Islington isn’t indifferent
Sir: I was shocked to read Mary Wakefield’s article accusing Islington’s middle classes of ‘extreme indifference’ to the death of our young people (1 August). As the local MP and a resident of N1, I can assure you that all these losses are deeply felt. It is provocative to suggest that there is a ‘strange apartheid’ in my constituency — and profoundly offensive to try to link this to the deaths of black and white youngsters.
I can assure you that both I and my constituents are deeply saddened by the deaths of any Islington lads, such as Alan Cartwright, Stefan Appleton, Joseph Burke-Monerville and Henry Hicks. We are particularly disgusted by a boy such as Henry being labelled a thug, on no evidence whatsoever. And I can assure you that Islington residents do support effective action to tackle knife and gun crime — whether the victim is black or white.
Emily Thornberry, MP
Islington South and Finsbury
Football’s ugly past
Sir: Mark Palmer (‘The ugly game’, 8 August) accurately diagnoses many of the ills in football, but his pessimism belies just how far we’ve come. The Chelsea racists in Paris were found and banned. A glance at Match of the Day reminds us how diverse (forgive the word) a typical Premiership crowd has become. Having confronted its demons, English football has thrived.
Across Europe, meanwhile, authorities struggle with crumbling infrastructure and hooliganism. Spain’s La Liga remains an interminable and over-politicised Real-Barca tussle. Germany’s Bundesliga has morphed into a Bayern Munich procession. Not without reason does the competitive Premiership attract a global audience.
And globally, while the award process was undoubtedly suspect, will there ever be anything more effective at shining a light into secretive and repressive societies as the arrival of the World Cup circus in Russia and Qatar?
Cheer up, Meirion
Sir: A friendly word of advice to Meirion Thomas (‘The GPs’ revenge’, 8 August): he should stop moaning, write to his ‘90 patients’, and enjoy his retirement. Like the rest of us approaching our three score years and ten and suddenly dependent on the NHS for the first time, he will have to accept that the ethos within that system has changed. Vocation, discipline and service are now as redundant as the ageing patients, and the modern GP is not the solution to a disjointed, often incompetent system which haemorrhages public funds. But he must not be too downhearted. It is also obvious that as the vast majority of the younger generation I meet seem to insist on private health care provision, the situation must improve when we have gone.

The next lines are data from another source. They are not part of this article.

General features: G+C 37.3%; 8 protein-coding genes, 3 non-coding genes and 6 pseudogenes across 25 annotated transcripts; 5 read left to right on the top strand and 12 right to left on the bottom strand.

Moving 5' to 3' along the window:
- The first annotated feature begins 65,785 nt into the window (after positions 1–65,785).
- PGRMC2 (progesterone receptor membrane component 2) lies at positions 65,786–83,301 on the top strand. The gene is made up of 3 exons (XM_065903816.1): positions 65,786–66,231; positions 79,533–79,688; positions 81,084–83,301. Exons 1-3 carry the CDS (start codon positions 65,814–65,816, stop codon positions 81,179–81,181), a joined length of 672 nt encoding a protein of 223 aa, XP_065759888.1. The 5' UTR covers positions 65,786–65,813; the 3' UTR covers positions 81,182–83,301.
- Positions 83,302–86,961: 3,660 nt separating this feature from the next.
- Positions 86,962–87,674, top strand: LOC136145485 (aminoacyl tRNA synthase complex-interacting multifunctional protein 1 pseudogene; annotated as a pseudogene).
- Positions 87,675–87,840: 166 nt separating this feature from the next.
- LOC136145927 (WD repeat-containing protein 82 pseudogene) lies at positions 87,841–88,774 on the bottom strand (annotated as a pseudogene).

Foot and the Falklands
Sir: Rod Liddle is nowhere near worried enough about the danger of Jeremy Corbyn becoming Prime Minister (1 August). He is right to draw the parallel with Michael Foot in 1983. What he leaves out of the account is that it was the Falklands factor that stopped Foot winning that election. It was only that freak boost to the Conservative vote which temporarily cancelled a convincing Labour lead in the polls. Without it, the gibe about Foot’s manifesto being a suicide note would have looked very silly; he’d have become Prime Minister.
In praise of Zaha Hadid
Sir: Zaha Hadid’s inspiration as an architect stems from the sinuous meandering of the rivers of Iraq, her country of birth, as well as from the undulating, constantly changing sculptural forms of the sand dunes in the desert (The Heckler, 8 August). It was further nourished by the paintings of Arp and Malevich, and the architecture of Mies van der Rohe. She has evolved an architectural language and a style of her own that some find disconcerting, although few would deny her genius.
Just for the record, the majority of commentators would vote Zaha’s Aquatics Centre as the best building by far at the 2012 London Olympic Games.
Sir: Jeremy M.J. Harvey points out that Gordon Brown’s first degree was in history and not history and economics (Letters, 1 August), as stated in a previous issue of The Spectator. It was suggested that Mr Brown’s lack of any economic qualification or experience created the difficulties experienced by his government. I can’t be the only reader to have contacted you to point out that George Osborne’s degree was also in history.
Any serious defects in Gordon Brown’s economic management while Chancellor must surely be attributed in large part to his principal economic adviser from 1997 to 2004, the former MP for Morley and Outwood, Ed Balls.
All part of the service
Sir: The Spectator has been on form recently. Just when I thought it could not get any better, I read John Fisher’s letter (1 August) advocating that the RAF be scrapped. Marvellous.
Hugh Anderson (Commander RN (Rtd))
Sir: I laughed at Patrick Corden’s delightful letter (1 August) telling of his wife’s note to the Canadian milkman. It reminded me of a cartoon in a book of American and English phrases in which an Englishman, introducing his friend to an American, says: ‘He was my fag at Eton.’ The American replies: ‘My God you Brits are frank!’